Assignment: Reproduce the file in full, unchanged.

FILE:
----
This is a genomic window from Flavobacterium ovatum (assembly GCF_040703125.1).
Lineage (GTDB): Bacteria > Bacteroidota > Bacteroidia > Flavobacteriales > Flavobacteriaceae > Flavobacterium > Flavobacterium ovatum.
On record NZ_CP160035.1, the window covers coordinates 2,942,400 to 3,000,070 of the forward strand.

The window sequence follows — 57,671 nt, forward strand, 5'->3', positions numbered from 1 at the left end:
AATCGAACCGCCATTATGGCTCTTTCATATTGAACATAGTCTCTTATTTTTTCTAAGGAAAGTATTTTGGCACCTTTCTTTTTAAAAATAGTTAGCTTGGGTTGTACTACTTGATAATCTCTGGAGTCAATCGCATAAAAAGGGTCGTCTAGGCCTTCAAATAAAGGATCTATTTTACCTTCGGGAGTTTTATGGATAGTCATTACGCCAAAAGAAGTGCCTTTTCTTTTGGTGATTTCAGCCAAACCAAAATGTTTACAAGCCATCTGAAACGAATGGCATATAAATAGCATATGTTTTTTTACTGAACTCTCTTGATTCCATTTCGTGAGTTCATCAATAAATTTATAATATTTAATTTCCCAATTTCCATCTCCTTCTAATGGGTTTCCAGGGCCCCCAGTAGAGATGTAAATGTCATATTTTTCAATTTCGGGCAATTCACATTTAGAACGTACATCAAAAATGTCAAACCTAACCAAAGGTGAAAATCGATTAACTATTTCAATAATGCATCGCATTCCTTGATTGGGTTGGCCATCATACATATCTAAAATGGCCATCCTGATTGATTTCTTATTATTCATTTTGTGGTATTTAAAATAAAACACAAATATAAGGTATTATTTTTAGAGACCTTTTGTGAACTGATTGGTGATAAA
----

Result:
This is a genomic window from Flavobacterium ovatum (assembly GCF_040703125.1).
Lineage (GTDB): Bacteria > Bacteroidota > Bacteroidia > Flavobacteriales > Flavobacteriaceae > Flavobacterium > Flavobacterium ovatum.
On record NZ_CP160035.1, the window covers coordinates 2,942,400 to 3,000,070 of the forward strand.

The window sequence follows — 57,671 nt, forward strand, 5'->3', positions numbered from 1 at the left end:
AATCGAACCGCCATTATGGCTCTTTCATATTGAACATAGTCTCTTATTTTTTCTAAGGAAAGTATTTTGGCACCTTTCTTTTTAAAAATAGTTAGCTTGGGTTGTACTACTTGATAATCTCTGGAGTCAATCGCATAAAAAGGGTCGTCTAGGCCTTCAAATAAAGGATCTATTTTACCTTCGGGAGTTTTATGGATAGTCATTACGCCAAAAGAAGTGCCTTTTCTTTTGGTGATTTCAGCCAAACCAAAATGTTTACAAGCCATCTGAAACGAATGGCATATAAATAGCATATGTTTTTTTACTGAACTCTCTTGATTCCATTTCGTGAGTTCATCAATAAATTTATAATATTTAATTTCCCAATTTCCATCTCCTTCTAATGGGTTTCCAGGGCCCCCAGTAGAGATGTAAATGTCATATTTTTCAATTTCGGGCAATTCACATTTAGAACGTACATCAAAAATGTCAAACCTAACCAAAGGTGAAAATCGATTAACTATTTCAATAATGCATCGCATTCCTTGATTGGGTTGGCCATCATACATATCTAAAATGGCCATCCTGATTGATTTCTTATTATTCATTTTGTGGTATTTAAAATAAAACACAAATATAAGGTATTATTTTTAGAGACCTTTTGTGAACTGATTGGTGATAAA